I noticed the other day that the subheading of this blog said “film, book and arts review”. Strictly speaking, this is not true because, as you all know, I’ve been mainly concentrating on films. So, I thought I’d put things straight and write about some of the books I managed to read this year. Having finished my master’s, I started reading for pleasure again, something that I really missed doing. Instead of having a list of titles to work through, like I normally do with movies, I relied purely on chance and people’s recommendations. And it worked out pretty well.
“The Time Traveler’s Wife” by Audrey Niffenegger.
There is a bit of a story behind this book. I’ve heard about it before, mainly because of the film with Eric Bana and Rachel McAdams, which looked so soppy that it completely put me off ever reading the book. Then I myself had a bit of a summer romance going on and the guy’s literary taste was pretty similar to mine. He lent me The Time Traveler’s Wife, insisting that I should read it. Feeling a bit comprehensive at first, I ploughed through the first few chapters without much enthusiasm but gradually as I got more invested in the storyline and its long-suffering protagonist, I began to enjoy it tremendously. At some points I could not put it down. Yes, it is a book about an improbable love and time travel, but the quality of the writing and the well thought-out plot elevate it above the rest. I liked the book so much that I kept it, even though the guy is no more (let’s call it a souvenir rather than theft hehe).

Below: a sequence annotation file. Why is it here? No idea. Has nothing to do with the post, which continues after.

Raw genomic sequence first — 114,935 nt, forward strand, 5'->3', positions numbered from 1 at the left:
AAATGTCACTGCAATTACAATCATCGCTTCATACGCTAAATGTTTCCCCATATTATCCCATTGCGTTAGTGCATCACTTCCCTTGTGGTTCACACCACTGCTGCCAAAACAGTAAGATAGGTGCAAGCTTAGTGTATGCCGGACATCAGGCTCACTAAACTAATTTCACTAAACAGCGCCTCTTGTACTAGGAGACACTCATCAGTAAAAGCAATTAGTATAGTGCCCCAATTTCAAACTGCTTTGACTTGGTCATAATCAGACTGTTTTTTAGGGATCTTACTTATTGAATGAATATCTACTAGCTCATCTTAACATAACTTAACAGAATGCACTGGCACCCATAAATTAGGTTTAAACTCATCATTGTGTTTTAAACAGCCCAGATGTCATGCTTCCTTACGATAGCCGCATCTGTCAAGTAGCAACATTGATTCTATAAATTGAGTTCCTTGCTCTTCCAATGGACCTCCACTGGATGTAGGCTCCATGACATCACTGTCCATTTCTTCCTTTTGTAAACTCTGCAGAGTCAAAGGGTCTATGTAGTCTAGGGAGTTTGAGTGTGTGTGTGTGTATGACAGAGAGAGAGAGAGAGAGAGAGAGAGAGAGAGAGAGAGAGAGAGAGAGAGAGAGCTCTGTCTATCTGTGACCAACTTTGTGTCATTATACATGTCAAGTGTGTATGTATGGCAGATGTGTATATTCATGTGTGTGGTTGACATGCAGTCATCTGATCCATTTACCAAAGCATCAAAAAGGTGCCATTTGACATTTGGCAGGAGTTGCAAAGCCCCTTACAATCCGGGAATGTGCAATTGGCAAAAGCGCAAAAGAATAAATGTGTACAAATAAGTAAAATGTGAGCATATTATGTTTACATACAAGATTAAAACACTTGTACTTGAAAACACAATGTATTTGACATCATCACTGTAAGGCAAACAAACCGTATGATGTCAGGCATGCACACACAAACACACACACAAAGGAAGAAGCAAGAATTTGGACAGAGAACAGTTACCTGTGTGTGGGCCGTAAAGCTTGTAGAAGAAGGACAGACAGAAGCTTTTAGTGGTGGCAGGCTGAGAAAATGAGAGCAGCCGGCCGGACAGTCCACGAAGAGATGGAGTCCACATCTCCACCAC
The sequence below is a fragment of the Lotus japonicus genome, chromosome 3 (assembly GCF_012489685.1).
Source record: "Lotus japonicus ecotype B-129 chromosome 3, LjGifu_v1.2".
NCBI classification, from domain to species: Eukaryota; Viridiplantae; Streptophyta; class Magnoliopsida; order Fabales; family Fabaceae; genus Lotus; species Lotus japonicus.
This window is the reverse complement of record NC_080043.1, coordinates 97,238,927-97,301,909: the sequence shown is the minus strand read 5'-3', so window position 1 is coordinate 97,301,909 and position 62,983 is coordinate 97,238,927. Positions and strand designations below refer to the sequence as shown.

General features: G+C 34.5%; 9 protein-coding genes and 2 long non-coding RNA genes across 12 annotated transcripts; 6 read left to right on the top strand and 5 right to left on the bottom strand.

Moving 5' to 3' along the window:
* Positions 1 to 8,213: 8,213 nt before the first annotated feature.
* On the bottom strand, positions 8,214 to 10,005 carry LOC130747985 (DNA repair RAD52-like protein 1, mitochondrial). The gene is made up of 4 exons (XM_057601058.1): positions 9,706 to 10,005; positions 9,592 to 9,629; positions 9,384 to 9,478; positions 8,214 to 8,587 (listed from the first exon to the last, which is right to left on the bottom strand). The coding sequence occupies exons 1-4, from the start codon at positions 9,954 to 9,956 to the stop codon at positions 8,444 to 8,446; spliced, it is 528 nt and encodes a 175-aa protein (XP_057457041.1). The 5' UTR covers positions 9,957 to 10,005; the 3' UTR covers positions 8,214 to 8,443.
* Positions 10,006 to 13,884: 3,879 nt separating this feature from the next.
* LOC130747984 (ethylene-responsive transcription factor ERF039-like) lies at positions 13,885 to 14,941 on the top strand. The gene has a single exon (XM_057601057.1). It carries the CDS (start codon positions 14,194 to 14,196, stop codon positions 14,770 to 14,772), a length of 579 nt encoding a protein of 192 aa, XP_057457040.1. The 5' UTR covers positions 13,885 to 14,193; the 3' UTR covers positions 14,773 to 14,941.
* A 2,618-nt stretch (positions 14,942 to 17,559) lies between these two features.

Memorable quote: ‘It’s hard being the one who stays’.
Read it if you liked Girl with a Pearl Earring, Atonement.
“Baudolino” by Umberto Eco.